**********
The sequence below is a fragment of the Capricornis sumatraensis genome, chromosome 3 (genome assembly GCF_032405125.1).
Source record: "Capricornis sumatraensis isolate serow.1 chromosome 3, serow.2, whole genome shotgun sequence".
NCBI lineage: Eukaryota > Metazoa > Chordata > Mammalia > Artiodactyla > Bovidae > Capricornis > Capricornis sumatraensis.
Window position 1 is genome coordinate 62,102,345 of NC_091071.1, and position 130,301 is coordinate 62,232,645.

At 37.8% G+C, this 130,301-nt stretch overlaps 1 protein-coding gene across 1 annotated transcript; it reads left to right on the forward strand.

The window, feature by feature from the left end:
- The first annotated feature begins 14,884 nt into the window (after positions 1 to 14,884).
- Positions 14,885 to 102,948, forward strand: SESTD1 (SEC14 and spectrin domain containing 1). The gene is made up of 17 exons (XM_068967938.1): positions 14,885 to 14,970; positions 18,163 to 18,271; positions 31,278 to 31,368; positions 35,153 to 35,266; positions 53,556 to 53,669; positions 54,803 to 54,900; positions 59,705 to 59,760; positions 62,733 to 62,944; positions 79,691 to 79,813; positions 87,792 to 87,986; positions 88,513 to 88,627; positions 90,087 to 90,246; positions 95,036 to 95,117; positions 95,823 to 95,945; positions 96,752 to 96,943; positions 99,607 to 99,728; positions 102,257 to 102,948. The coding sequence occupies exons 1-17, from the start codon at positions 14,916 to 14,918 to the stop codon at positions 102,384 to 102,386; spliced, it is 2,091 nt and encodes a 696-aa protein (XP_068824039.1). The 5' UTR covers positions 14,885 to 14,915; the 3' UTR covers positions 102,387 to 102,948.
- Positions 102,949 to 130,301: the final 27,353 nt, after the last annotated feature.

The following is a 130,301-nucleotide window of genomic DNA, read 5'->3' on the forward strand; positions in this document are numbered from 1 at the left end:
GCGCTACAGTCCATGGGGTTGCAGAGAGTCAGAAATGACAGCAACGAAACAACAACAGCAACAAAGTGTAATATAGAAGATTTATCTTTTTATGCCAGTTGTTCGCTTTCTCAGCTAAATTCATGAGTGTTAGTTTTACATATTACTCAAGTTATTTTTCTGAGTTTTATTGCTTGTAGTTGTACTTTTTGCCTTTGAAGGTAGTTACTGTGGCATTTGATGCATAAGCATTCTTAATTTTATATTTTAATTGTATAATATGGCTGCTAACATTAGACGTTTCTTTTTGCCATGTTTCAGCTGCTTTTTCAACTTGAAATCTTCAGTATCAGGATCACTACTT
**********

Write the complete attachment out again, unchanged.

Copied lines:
The sequence below is a fragment of the Capricornis sumatraensis genome, chromosome 3 (genome assembly GCF_032405125.1).
Source record: "Capricornis sumatraensis isolate serow.1 chromosome 3, serow.2, whole genome shotgun sequence".
NCBI lineage: Eukaryota > Metazoa > Chordata > Mammalia > Artiodactyla > Bovidae > Capricornis > Capricornis sumatraensis.
Window position 1 is genome coordinate 62,102,345 of NC_091071.1, and position 130,301 is coordinate 62,232,645.

At 37.8% G+C, this 130,301-nt stretch overlaps 1 protein-coding gene across 1 annotated transcript; it reads left to right on the forward strand.

The window, feature by feature from the left end:
- The first annotated feature begins 14,884 nt into the window (after positions 1 to 14,884).
- Positions 14,885 to 102,948, forward strand: SESTD1 (SEC14 and spectrin domain containing 1). The gene is made up of 17 exons (XM_068967938.1): positions 14,885 to 14,970; positions 18,163 to 18,271; positions 31,278 to 31,368; positions 35,153 to 35,266; positions 53,556 to 53,669; positions 54,803 to 54,900; positions 59,705 to 59,760; positions 62,733 to 62,944; positions 79,691 to 79,813; positions 87,792 to 87,986; positions 88,513 to 88,627; positions 90,087 to 90,246; positions 95,036 to 95,117; positions 95,823 to 95,945; positions 96,752 to 96,943; positions 99,607 to 99,728; positions 102,257 to 102,948. The coding sequence occupies exons 1-17, from the start codon at positions 14,916 to 14,918 to the stop codon at positions 102,384 to 102,386; spliced, it is 2,091 nt and encodes a 696-aa protein (XP_068824039.1). The 5' UTR covers positions 14,885 to 14,915; the 3' UTR covers positions 102,387 to 102,948.
- Positions 102,949 to 130,301: the final 27,353 nt, after the last annotated feature.

The following is a 130,301-nucleotide window of genomic DNA, read 5'->3' on the forward strand; positions in this document are numbered from 1 at the left end:
GCGCTACAGTCCATGGGGTTGCAGAGAGTCAGAAATGACAGCAACGAAACAACAACAGCAACAAAGTGTAATATAGAAGATTTATCTTTTTATGCCAGTTGTTCGCTTTCTCAGCTAAATTCATGAGTGTTAGTTTTACATATTACTCAAGTTATTTTTCTGAGTTTTATTGCTTGTAGTTGTACTTTTTGCCTTTGAAGGTAGTTACTGTGGCATTTGATGCATAAGCATTCTTAATTTTATATTTTAATTGTATAATATGGCTGCTAACATTAGACGTTTCTTTTTGCCATGTTTCAGCTGCTTTTTCAACTTGAAATCTTCAGTATCAGGATCACTACTT